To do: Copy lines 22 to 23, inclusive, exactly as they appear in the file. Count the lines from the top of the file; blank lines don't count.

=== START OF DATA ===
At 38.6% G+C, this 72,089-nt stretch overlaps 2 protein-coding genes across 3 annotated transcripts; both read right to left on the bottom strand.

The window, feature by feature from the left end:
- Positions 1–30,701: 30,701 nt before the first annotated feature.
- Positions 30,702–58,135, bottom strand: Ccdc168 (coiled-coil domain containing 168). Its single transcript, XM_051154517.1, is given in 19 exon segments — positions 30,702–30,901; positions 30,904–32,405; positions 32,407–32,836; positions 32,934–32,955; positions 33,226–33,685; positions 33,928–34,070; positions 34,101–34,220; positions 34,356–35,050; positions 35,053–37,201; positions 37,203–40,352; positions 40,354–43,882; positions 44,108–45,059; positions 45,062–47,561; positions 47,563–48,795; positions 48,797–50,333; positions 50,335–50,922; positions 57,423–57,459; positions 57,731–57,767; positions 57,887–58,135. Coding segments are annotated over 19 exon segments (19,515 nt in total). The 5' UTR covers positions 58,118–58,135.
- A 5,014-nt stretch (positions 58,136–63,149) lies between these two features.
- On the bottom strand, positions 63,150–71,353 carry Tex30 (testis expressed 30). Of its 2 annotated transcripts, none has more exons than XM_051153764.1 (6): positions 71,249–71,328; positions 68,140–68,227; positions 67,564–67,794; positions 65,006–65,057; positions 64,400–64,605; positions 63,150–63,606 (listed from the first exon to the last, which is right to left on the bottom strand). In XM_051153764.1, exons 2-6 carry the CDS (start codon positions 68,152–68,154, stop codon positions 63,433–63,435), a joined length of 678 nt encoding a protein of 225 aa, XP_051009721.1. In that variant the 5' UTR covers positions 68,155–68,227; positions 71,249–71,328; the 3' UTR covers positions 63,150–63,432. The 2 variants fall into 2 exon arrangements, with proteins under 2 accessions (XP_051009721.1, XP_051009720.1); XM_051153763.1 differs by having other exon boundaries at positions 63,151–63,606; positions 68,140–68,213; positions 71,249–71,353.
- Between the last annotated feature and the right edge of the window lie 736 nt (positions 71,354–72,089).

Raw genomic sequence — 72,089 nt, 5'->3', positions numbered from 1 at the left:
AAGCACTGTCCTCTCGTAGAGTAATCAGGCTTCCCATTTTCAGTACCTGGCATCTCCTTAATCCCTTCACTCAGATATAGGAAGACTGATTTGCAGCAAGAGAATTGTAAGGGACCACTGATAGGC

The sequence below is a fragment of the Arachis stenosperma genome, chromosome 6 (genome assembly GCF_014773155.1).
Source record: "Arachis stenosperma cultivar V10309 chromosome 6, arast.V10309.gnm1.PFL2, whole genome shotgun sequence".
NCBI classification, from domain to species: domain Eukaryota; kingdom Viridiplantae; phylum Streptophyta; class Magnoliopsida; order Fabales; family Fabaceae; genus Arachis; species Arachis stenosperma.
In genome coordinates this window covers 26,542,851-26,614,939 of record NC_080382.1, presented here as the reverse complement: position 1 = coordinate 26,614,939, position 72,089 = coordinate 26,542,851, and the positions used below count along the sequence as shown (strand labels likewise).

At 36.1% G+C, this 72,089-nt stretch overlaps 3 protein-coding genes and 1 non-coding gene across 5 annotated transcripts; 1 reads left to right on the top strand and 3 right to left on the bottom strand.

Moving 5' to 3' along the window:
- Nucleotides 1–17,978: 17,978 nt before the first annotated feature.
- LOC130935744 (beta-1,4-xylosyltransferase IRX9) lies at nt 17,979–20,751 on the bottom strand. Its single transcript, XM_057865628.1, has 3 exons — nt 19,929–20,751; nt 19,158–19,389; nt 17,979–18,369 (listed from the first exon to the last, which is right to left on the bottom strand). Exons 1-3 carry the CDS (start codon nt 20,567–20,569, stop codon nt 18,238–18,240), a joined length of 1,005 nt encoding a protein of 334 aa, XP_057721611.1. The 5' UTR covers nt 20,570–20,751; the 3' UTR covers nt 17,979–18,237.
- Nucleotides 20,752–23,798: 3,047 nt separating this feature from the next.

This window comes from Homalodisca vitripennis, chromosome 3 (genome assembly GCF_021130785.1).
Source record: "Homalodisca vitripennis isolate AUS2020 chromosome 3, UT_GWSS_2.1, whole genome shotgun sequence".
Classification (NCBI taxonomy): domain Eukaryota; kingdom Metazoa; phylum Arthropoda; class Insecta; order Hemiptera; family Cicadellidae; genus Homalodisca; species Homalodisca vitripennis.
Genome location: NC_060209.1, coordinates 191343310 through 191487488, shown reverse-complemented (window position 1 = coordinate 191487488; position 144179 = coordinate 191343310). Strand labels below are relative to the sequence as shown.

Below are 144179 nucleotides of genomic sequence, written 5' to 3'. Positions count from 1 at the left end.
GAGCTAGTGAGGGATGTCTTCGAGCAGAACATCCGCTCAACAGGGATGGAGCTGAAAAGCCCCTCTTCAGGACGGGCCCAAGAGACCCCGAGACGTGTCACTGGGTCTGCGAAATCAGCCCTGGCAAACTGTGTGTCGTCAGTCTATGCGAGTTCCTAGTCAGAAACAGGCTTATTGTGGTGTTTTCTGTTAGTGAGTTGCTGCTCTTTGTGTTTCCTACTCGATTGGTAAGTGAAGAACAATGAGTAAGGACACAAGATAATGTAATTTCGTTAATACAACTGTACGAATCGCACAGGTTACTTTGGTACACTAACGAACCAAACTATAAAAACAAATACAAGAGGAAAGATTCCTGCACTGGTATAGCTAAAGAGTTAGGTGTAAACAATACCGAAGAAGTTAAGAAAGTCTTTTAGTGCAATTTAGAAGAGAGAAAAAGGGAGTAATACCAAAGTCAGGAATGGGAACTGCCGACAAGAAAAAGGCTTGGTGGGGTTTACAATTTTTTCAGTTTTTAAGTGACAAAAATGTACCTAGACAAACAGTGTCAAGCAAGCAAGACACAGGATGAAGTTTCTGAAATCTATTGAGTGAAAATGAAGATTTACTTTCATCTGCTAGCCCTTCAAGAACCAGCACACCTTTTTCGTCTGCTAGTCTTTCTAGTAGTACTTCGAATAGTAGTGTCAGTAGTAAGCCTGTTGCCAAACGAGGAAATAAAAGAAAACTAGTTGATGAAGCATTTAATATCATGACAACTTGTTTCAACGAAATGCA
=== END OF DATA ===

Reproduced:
Genome location: NC_060209.1, coordinates 191343310 through 191487488, shown reverse-complemented (window position 1 = coordinate 191487488; position 144179 = coordinate 191343310). Strand labels below are relative to the sequence as shown.

Below are 144179 nucleotides of genomic sequence, written 5' to 3'. Positions count from 1 at the left end.